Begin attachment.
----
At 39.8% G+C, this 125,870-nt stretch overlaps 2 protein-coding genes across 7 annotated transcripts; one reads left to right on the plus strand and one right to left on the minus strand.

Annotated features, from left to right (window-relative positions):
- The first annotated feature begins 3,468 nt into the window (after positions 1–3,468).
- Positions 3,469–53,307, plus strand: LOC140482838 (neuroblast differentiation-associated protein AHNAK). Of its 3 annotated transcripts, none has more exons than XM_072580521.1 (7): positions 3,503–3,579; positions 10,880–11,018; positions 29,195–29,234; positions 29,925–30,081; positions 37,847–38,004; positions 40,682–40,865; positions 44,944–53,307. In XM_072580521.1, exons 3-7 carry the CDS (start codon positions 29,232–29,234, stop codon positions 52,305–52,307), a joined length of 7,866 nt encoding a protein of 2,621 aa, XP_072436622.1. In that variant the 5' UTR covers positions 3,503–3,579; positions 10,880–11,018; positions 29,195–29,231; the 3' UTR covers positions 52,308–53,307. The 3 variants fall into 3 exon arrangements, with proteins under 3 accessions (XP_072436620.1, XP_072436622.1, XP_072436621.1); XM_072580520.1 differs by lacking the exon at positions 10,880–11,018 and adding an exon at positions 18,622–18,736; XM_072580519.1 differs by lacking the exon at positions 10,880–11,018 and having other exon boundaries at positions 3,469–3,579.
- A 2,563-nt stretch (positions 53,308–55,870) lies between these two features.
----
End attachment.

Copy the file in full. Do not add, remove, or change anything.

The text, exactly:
At 39.8% G+C, this 125,870-nt stretch overlaps 2 protein-coding genes across 7 annotated transcripts; one reads left to right on the plus strand and one right to left on the minus strand.

Annotated features, from left to right (window-relative positions):
- The first annotated feature begins 3,468 nt into the window (after positions 1–3,468).
- Positions 3,469–53,307, plus strand: LOC140482838 (neuroblast differentiation-associated protein AHNAK). Of its 3 annotated transcripts, none has more exons than XM_072580521.1 (7): positions 3,503–3,579; positions 10,880–11,018; positions 29,195–29,234; positions 29,925–30,081; positions 37,847–38,004; positions 40,682–40,865; positions 44,944–53,307. In XM_072580521.1, exons 3-7 carry the CDS (start codon positions 29,232–29,234, stop codon positions 52,305–52,307), a joined length of 7,866 nt encoding a protein of 2,621 aa, XP_072436622.1. In that variant the 5' UTR covers positions 3,503–3,579; positions 10,880–11,018; positions 29,195–29,231; the 3' UTR covers positions 52,308–53,307. The 3 variants fall into 3 exon arrangements, with proteins under 3 accessions (XP_072436620.1, XP_072436622.1, XP_072436621.1); XM_072580520.1 differs by lacking the exon at positions 10,880–11,018 and adding an exon at positions 18,622–18,736; XM_072580519.1 differs by lacking the exon at positions 10,880–11,018 and having other exon boundaries at positions 3,469–3,579.
- A 2,563-nt stretch (positions 53,308–55,870) lies between these two features.